American Kennel Club adds 2 breeds to purebred dog registry

The American Kennel Club kicked off 2022 by adding the Mudi to its purebred dog registry. This medium-sized herding dog is said to be a 'loyal,' 'intelligent' and 'active' breed. (American Kennel Club)

The American Kennel Club is adding two breeds to its purebred dog registry.

In a press release issued Tuesday, the AKC announced it has officially recognized the Mudi and Russian Toy as purebred dogs.

"We’re thrilled to have two unique breeds join the registry," said AKC Executive Secretary Gina DiNardo, in a statement. "The Mudi, a medium-sized herding dog, makes a great pet for an active family committed to keeping this worker busy, and the small, loving Russian Toy thrives on being close to its humans, making a wonderful companion for an owner who can be with the dog a great deal. As always, we encourage people to do their research to find the right breed for their lifestyle."

Mudis hail from Hungary and were first recorded in the 19th century, according to the AKC. The breed has curly fur that can be black, brown, gray, yellow or graybrown. Mudis are also defined by its unique merle markings and "loyal" demeanor. The AKC’s breed registry says the Mudi likely "evolved naturally" from the crossing of Puli, Pumi and German Spitz breeds.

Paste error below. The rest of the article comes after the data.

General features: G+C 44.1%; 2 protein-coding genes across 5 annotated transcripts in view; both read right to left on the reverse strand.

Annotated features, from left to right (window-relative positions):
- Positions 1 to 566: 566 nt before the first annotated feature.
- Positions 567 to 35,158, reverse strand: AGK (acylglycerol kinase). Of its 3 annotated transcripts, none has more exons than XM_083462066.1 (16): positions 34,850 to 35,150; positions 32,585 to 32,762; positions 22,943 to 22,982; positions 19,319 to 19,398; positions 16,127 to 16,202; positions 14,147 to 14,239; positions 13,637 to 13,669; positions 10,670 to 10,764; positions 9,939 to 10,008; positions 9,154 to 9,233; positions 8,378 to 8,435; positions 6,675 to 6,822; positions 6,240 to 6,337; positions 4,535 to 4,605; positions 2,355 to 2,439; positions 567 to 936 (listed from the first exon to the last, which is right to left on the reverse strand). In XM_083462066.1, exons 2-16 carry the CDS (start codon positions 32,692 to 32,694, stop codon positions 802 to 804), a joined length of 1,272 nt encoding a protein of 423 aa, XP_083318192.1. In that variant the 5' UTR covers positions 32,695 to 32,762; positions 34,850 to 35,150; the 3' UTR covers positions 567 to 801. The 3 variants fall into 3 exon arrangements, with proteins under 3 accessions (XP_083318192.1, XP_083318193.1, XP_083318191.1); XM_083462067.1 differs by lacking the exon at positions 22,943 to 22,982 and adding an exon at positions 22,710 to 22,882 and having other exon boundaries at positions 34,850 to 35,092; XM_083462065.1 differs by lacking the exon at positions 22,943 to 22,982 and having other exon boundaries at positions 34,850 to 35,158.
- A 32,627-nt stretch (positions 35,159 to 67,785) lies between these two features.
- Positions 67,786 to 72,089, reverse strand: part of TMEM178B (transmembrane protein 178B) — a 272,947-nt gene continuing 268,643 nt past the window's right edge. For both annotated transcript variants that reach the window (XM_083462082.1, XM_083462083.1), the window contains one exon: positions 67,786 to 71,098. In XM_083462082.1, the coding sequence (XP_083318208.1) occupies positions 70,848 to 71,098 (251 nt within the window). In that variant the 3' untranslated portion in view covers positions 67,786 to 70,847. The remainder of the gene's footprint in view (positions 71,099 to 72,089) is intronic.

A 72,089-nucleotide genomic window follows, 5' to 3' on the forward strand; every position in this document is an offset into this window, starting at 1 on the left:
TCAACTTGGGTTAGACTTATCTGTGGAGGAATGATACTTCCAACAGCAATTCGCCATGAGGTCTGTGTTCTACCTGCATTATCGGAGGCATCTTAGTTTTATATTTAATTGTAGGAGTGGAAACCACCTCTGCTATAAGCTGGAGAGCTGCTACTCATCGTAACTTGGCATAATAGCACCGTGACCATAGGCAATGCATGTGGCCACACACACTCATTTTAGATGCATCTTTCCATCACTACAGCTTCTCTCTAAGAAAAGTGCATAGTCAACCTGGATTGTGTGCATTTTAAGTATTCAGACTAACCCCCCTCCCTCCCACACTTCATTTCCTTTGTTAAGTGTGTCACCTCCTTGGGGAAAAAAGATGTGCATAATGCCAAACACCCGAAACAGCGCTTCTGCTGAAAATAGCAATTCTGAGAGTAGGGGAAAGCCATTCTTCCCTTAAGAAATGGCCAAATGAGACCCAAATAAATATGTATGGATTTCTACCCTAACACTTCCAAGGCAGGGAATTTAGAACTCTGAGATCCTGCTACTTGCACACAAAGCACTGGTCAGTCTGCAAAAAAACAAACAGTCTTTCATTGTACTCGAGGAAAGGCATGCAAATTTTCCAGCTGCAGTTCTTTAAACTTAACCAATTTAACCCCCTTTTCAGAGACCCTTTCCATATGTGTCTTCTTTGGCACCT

Owners of a Mudi can expect their pet to grow up to 18.5 inches tall, weigh between 18 and 29 pounds and live up to 14 years.


The American Kennel Club kicked off 2022 by adding the Russian Toy to its purebred dog registry. This small terrier is said to be a 'loyal,' 'smart' and 'charming' breed. (American Kennel Club)

Russian Toys are small terriers that were bred in Russia from the pre-existing English Toy breed. Sometime between the 18th and 19th century, Russian Toys evolved to be the lean-muscled and cheerful breed people know today. Historical records show that Russian Toys were prized companion dogs for Russian aristocrats and other nobles throughout Europe, including the Countess Yuliya Samoilova (1803 to 1875) and Queen Alexandra (1844 to 1925) – the wife of King Edward VII.

According to the AKC, purebred Russian Toys typically have short fur that’s double coated. While some long-haired Russian Toys exist, it’s not as common, according to the AKC’s breed registry. This "charming" breed’s fur can range from red, red and brown, red sable, brown and tan, black and tan and blue and tan. Owners of a Russian Toy can expect their pet to grow up to 11 inches tall, weigh up to 6.5 pounds and live up to 14 years.

The AKC’s recognition of the Mudi and Russian Toy brings the dog group’s purebred registry up to 199. The last dog breed to be formally recognized by the organization was the Biewer Terrier, which was added to the AKC’s list in 2021.

Dogs recognized by the AKC get to "compete at all levels of AKC-sanctioned events," the kennel club says.

According to the group’s press release, "To become an AKC-recognized breed there must be an active following and interest in the breed by owners in the U.S. as well as an established breed club of responsible owners and breeders. There also must be a sufficient population of dogs in the United States geographically distributed throughout the country."

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